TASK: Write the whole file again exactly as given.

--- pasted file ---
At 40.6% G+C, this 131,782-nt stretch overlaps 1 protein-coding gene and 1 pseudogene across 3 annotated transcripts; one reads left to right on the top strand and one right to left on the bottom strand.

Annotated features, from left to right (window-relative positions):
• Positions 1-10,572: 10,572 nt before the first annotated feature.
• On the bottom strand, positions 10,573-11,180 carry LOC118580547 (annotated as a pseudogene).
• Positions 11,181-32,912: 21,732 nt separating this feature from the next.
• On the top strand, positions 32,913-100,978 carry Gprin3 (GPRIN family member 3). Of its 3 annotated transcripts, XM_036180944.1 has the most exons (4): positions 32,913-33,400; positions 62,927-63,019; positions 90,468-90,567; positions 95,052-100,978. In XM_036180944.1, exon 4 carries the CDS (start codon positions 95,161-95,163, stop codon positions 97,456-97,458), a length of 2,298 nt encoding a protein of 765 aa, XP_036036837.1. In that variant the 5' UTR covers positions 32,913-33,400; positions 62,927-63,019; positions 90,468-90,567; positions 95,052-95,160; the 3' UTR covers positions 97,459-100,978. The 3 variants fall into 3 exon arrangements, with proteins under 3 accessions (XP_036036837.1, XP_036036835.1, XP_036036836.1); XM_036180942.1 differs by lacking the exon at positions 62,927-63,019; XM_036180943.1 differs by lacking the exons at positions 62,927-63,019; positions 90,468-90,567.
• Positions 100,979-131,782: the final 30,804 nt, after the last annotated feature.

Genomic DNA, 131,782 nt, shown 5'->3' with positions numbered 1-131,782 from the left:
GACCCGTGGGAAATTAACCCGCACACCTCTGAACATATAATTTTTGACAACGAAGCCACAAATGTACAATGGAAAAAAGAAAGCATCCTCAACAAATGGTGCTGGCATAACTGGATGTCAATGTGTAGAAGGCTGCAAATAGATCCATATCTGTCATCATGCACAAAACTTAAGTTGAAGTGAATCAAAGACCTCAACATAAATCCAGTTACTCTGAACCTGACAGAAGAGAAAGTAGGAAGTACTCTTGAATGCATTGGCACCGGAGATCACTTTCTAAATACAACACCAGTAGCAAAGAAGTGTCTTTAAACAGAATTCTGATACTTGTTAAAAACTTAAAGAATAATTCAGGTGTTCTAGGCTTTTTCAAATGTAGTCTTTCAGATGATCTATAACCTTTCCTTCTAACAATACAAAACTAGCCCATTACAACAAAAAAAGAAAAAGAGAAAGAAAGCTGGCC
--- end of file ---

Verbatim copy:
At 40.6% G+C, this 131,782-nt stretch overlaps 1 protein-coding gene and 1 pseudogene across 3 annotated transcripts; one reads left to right on the top strand and one right to left on the bottom strand.

Annotated features, from left to right (window-relative positions):
• Positions 1-10,572: 10,572 nt before the first annotated feature.
• On the bottom strand, positions 10,573-11,180 carry LOC118580547 (annotated as a pseudogene).
• Positions 11,181-32,912: 21,732 nt separating this feature from the next.
• On the top strand, positions 32,913-100,978 carry Gprin3 (GPRIN family member 3). Of its 3 annotated transcripts, XM_036180944.1 has the most exons (4): positions 32,913-33,400; positions 62,927-63,019; positions 90,468-90,567; positions 95,052-100,978. In XM_036180944.1, exon 4 carries the CDS (start codon positions 95,161-95,163, stop codon positions 97,456-97,458), a length of 2,298 nt encoding a protein of 765 aa, XP_036036837.1. In that variant the 5' UTR covers positions 32,913-33,400; positions 62,927-63,019; positions 90,468-90,567; positions 95,052-95,160; the 3' UTR covers positions 97,459-100,978. The 3 variants fall into 3 exon arrangements, with proteins under 3 accessions (XP_036036837.1, XP_036036835.1, XP_036036836.1); XM_036180942.1 differs by lacking the exon at positions 62,927-63,019; XM_036180943.1 differs by lacking the exons at positions 62,927-63,019; positions 90,468-90,567.
• Positions 100,979-131,782: the final 30,804 nt, after the last annotated feature.

Genomic DNA, 131,782 nt, shown 5'->3' with positions numbered 1-131,782 from the left:
GACCCGTGGGAAATTAACCCGCACACCTCTGAACATATAATTTTTGACAACGAAGCCACAAATGTACAATGGAAAAAAGAAAGCATCCTCAACAAATGGTGCTGGCATAACTGGATGTCAATGTGTAGAAGGCTGCAAATAGATCCATATCTGTCATCATGCACAAAACTTAAGTTGAAGTGAATCAAAGACCTCAACATAAATCCAGTTACTCTGAACCTGACAGAAGAGAAAGTAGGAAGTACTCTTGAATGCATTGGCACCGGAGATCACTTTCTAAATACAACACCAGTAGCAAAGAAGTGTCTTTAAACAGAATTCTGATACTTGTTAAAAACTTAAAGAATAATTCAGGTGTTCTAGGCTTTTTCAAATGTAGTCTTTCAGATGATCTATAACCTTTCCTTCTAACAATACAAAACTAGCCCATTACAACAAAAAAAGAAAAAGAGAAAGAAAGCTGGCC